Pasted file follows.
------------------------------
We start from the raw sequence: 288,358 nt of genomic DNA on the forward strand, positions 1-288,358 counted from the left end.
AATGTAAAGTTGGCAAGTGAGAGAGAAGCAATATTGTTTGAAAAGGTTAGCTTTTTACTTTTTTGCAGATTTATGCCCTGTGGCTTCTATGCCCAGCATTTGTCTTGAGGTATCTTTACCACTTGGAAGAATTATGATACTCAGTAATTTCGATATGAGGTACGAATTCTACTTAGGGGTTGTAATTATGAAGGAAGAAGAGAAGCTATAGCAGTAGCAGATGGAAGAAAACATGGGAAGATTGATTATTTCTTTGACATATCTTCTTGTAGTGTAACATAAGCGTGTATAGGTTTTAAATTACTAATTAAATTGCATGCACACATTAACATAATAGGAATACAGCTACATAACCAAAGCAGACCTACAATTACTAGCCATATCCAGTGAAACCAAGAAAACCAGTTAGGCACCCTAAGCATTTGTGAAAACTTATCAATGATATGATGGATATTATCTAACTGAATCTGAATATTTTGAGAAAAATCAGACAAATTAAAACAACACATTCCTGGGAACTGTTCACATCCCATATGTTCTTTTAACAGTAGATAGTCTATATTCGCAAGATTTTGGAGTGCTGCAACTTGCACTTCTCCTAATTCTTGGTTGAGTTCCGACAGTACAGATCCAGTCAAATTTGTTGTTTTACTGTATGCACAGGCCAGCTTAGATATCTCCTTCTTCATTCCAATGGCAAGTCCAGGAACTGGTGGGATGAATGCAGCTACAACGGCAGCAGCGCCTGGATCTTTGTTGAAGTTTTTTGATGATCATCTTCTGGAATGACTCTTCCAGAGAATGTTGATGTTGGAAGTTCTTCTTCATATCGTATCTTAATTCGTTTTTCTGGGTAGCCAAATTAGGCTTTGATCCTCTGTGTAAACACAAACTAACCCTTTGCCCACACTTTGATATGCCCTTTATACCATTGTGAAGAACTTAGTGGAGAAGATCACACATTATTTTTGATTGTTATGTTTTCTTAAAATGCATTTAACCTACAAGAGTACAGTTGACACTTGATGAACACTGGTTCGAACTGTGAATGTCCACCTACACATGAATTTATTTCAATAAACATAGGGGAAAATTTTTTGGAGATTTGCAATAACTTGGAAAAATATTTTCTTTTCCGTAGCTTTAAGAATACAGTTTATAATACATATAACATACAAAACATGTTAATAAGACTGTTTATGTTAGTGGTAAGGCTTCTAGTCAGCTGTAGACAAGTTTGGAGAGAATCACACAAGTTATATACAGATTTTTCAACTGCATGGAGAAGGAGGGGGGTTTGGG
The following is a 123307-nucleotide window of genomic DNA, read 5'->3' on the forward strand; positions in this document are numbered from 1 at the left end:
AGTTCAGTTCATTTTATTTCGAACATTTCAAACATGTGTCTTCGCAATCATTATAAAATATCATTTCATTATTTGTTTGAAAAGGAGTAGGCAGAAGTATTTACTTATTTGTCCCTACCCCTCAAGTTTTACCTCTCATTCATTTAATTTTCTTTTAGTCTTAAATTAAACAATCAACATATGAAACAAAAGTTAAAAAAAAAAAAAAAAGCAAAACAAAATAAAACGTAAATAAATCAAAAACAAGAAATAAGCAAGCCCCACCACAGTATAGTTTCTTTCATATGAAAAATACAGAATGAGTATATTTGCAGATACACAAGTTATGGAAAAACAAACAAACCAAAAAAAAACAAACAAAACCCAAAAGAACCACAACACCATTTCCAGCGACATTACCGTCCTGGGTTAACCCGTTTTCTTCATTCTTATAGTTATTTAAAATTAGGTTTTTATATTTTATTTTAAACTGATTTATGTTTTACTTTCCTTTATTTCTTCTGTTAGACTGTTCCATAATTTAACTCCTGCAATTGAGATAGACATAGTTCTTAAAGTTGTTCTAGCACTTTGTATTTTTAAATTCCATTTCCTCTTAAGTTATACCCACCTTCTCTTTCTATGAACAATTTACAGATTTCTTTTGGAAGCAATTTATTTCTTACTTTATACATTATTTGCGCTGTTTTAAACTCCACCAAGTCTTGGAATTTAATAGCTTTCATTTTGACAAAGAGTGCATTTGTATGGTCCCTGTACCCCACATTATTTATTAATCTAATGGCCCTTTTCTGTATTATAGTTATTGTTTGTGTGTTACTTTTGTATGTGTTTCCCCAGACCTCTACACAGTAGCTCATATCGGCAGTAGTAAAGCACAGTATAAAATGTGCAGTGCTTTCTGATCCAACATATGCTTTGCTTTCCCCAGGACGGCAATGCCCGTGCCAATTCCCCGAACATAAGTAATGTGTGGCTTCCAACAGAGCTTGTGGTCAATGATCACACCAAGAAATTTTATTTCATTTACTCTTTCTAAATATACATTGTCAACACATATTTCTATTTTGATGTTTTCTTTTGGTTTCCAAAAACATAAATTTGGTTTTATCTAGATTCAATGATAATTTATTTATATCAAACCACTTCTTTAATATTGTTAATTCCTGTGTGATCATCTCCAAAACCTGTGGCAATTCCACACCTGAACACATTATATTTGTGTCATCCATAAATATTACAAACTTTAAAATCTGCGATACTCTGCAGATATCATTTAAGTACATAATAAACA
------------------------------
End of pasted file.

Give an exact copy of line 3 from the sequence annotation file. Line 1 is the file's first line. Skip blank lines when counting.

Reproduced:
The following is a 123307-nucleotide window of genomic DNA, read 5'->3' on the forward strand; positions in this document are numbered from 1 at the left end: